# Die tossing problem

1. Jul 6, 2014

### Mogarrr

1. The problem statement, all variables and given/known data
A fair die is cast until a 6 appears. What is the probability that it must be cast more than five times.

2. Relevant equations
The die is fair, hence like most of the problems I can assume equally likely outcomes.
$P(A^c)=1-P(A)$ for any event A

3. The attempt at a solution
Theoretically, a 6 may never come up. It should be better to calculate the complement of the event.
The complement, I think, is the event in at least 5 tosses, a 6 occurs. So a 6 may occur in the 1st toss or the 2nd toss or... or the 5th toss.

So I have $\frac 16 + \frac 56 \cdot \frac 16 + .... + (\frac 56)^4 \cdot \frac 16$
Then factoring out $\frac 16$ and writing the probabilities as a summation, I have
$\frac 16 \cdot \sum_{k=1}^5 (\frac 56)^{5-i}$

Is this correct? I don't have the answer. I suspect this can be derived from a probability distribution. If my suspicions are correct, which probability distribution?

2. Jul 6, 2014

### Fredrik

Staff Emeritus
Isn't this just the probability that none of the first five is a 6?

3. Jul 6, 2014

### Mogarrr

Right you are. In my originial post, I should have wrote $1 - (\frac 16 \cdot \sum_{i=1}^5(\frac 56)^{5-i})$.

Which is approximately 0.4.

What you suggested (and I agree with) is $P(Event)= (\frac 56)^5$. Which is the same number.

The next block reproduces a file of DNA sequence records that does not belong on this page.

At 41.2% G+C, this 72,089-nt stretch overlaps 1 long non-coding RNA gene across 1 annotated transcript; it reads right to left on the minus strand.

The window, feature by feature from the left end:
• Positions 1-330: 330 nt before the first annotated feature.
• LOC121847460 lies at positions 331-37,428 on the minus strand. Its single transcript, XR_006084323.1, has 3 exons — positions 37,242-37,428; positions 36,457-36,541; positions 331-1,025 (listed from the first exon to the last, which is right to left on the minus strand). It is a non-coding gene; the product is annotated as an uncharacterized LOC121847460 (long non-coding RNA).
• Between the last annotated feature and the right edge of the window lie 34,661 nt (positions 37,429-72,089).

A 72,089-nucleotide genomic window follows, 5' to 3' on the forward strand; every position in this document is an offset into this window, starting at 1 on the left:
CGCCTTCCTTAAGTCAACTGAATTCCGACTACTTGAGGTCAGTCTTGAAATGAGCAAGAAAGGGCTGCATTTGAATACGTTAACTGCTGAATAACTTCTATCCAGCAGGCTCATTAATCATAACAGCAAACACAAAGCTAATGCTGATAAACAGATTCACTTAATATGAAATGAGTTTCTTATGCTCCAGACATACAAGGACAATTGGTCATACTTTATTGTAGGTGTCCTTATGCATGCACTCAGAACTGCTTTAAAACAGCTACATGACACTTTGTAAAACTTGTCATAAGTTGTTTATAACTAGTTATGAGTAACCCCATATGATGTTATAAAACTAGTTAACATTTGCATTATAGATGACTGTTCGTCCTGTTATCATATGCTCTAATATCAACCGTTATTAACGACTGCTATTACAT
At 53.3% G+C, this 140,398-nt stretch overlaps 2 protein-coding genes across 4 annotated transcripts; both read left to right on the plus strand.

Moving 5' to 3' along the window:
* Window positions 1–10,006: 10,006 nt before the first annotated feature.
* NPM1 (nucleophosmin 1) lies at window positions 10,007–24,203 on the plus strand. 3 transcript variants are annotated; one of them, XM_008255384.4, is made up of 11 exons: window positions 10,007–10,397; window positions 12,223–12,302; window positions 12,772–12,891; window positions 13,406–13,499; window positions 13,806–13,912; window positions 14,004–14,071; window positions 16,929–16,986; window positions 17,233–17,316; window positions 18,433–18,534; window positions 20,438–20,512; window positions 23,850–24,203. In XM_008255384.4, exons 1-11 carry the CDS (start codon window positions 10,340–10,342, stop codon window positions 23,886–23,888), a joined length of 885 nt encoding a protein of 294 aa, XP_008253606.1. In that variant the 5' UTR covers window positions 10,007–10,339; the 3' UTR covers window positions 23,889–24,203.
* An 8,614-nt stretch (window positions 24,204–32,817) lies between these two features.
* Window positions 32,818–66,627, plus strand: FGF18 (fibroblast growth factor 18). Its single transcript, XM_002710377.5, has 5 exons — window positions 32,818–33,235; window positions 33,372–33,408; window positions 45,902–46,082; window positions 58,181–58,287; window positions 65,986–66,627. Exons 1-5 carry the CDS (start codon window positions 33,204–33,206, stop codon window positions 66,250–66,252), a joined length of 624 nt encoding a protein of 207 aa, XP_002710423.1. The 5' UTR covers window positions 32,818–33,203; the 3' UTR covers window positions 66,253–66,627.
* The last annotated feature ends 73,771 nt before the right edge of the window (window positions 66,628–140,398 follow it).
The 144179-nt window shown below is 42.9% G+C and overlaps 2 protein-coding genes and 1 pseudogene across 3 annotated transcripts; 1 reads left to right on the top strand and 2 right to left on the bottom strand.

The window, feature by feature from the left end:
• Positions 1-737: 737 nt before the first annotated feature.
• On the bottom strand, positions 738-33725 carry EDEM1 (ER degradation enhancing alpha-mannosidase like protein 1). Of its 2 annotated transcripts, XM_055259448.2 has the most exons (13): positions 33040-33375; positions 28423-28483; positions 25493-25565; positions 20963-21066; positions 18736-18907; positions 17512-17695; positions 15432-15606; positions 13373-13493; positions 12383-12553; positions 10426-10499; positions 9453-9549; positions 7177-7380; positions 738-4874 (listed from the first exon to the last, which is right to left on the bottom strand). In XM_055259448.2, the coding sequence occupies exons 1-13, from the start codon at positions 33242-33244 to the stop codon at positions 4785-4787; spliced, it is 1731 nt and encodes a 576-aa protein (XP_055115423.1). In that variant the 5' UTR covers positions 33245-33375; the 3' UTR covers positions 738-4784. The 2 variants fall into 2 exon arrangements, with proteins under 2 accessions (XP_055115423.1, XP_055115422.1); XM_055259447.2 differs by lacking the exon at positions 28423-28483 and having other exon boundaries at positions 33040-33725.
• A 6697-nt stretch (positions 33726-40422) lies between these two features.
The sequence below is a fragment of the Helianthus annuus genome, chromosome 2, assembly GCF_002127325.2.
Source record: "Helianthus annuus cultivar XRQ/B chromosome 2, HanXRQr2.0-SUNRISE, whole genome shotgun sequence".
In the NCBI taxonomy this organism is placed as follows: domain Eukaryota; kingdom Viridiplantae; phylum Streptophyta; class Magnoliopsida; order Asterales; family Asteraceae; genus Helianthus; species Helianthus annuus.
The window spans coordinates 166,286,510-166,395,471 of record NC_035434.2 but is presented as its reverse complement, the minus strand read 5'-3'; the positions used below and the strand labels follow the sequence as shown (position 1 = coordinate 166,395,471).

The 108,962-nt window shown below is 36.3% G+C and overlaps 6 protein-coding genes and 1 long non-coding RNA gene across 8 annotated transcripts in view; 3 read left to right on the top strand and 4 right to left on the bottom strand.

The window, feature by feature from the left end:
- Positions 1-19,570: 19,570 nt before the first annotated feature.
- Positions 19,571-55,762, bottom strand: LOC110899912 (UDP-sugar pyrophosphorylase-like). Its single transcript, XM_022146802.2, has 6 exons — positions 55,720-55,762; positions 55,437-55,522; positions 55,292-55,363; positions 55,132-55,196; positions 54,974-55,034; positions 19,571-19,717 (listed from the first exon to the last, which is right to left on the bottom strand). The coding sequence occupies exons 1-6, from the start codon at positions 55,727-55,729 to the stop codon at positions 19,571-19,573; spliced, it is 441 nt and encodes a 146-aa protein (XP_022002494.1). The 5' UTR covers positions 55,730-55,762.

This seems to much like a coincidence. Any thoughts?

4. Jul 6, 2014

### Fredrik

Staff Emeritus
I didn't really look at the LaTeX in your post. I just looked at the problem statement and immediately thought that the problem should be equivalent to finding the probability of five consecutive results in the 1-5 range. Then I read enough of your post to see that you appeared to be solving a more complicated problem. For a moment I thought that I must have misunderstood the problem, so I thought about it some more, but I couldn't find anything wrong with my first thought.

My interpretation of the problem is this: Suppose that we roll the die over and over until we get a six. Then we write down the sequence we got. Repeat this indefinitely. The problem is asking what fraction of the sequences we're writing down will not have a 6 among the first five numbers. If there's less than five numbers in the sequence, we can just pad it with more sixes so that we have a 5-digit sequence. The frequency of 5-digit initial sequences without sixes has to be equal to the probability that an arbitrary 5-digit sequence doesn't contain any sixes.

5. Jul 6, 2014

### AlephZero

Your sum is the first few terms of a geometric series. It's not hard to find the sum as a fraction.

6. Jul 6, 2014

### Mentallic

I just want to add that your summation is unnecessarily more complicated than it should be. Given
$$\frac 16 + \frac 56 \cdot \frac 16 + .... + (\frac 56)^4 \cdot \frac 16$$

This summation expression that you gave
$$\frac 16\cdot \sum_{k=1}^5 (\frac 56)^{5-i}$$
(by the way, you used k and i as your dummy variable accidentally)

is equivalent to
$$\frac 16\cdot \sum_{k=0}^4 (\frac 56)^{k}$$

which I'm sure you would agree is easier to read.

7. Jul 7, 2014

### Ray Vickson

There is no coincidence here; you are just computing the right-tail of the geometric distribution. Google is your friend. See, eg., http://www.math.uah.edu/stat/bernoulli/Geometric.html .

Last edited: Jul 7, 2014
8. Jul 7, 2014

### HallsofIvy

Staff Emeritus
The probability you do NOT get a 6 on any one throw is 5/6. What is the probability you will NOT get a 6 on any of 5 consecutive throws?